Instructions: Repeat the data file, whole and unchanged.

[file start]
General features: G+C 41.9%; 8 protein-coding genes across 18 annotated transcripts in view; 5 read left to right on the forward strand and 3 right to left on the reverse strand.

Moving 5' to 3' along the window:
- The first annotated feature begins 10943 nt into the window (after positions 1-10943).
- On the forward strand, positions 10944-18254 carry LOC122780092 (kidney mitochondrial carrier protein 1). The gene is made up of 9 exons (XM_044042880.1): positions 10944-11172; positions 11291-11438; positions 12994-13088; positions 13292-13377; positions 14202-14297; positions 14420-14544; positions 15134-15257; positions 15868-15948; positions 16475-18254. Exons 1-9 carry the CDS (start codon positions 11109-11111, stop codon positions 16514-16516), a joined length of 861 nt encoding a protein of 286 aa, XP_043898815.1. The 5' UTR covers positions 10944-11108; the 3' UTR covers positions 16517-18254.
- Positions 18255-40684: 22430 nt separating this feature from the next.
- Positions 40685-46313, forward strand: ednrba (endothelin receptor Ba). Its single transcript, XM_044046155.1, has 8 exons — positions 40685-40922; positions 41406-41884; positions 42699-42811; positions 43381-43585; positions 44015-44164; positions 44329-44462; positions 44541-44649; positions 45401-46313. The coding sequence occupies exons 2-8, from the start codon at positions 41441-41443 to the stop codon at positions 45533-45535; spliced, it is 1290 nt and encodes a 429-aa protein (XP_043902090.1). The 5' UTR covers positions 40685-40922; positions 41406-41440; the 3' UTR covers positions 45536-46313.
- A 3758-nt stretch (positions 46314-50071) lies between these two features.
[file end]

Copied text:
General features: G+C 41.9%; 8 protein-coding genes across 18 annotated transcripts in view; 5 read left to right on the forward strand and 3 right to left on the reverse strand.

Moving 5' to 3' along the window:
- The first annotated feature begins 10943 nt into the window (after positions 1-10943).
- On the forward strand, positions 10944-18254 carry LOC122780092 (kidney mitochondrial carrier protein 1). The gene is made up of 9 exons (XM_044042880.1): positions 10944-11172; positions 11291-11438; positions 12994-13088; positions 13292-13377; positions 14202-14297; positions 14420-14544; positions 15134-15257; positions 15868-15948; positions 16475-18254. Exons 1-9 carry the CDS (start codon positions 11109-11111, stop codon positions 16514-16516), a joined length of 861 nt encoding a protein of 286 aa, XP_043898815.1. The 5' UTR covers positions 10944-11108; the 3' UTR covers positions 16517-18254.
- Positions 18255-40684: 22430 nt separating this feature from the next.
- Positions 40685-46313, forward strand: ednrba (endothelin receptor Ba). Its single transcript, XM_044046155.1, has 8 exons — positions 40685-40922; positions 41406-41884; positions 42699-42811; positions 43381-43585; positions 44015-44164; positions 44329-44462; positions 44541-44649; positions 45401-46313. The coding sequence occupies exons 2-8, from the start codon at positions 41441-41443 to the stop codon at positions 45533-45535; spliced, it is 1290 nt and encodes a 429-aa protein (XP_043902090.1). The 5' UTR covers positions 40685-40922; positions 41406-41440; the 3' UTR covers positions 45536-46313.
- A 3758-nt stretch (positions 46314-50071) lies between these two features.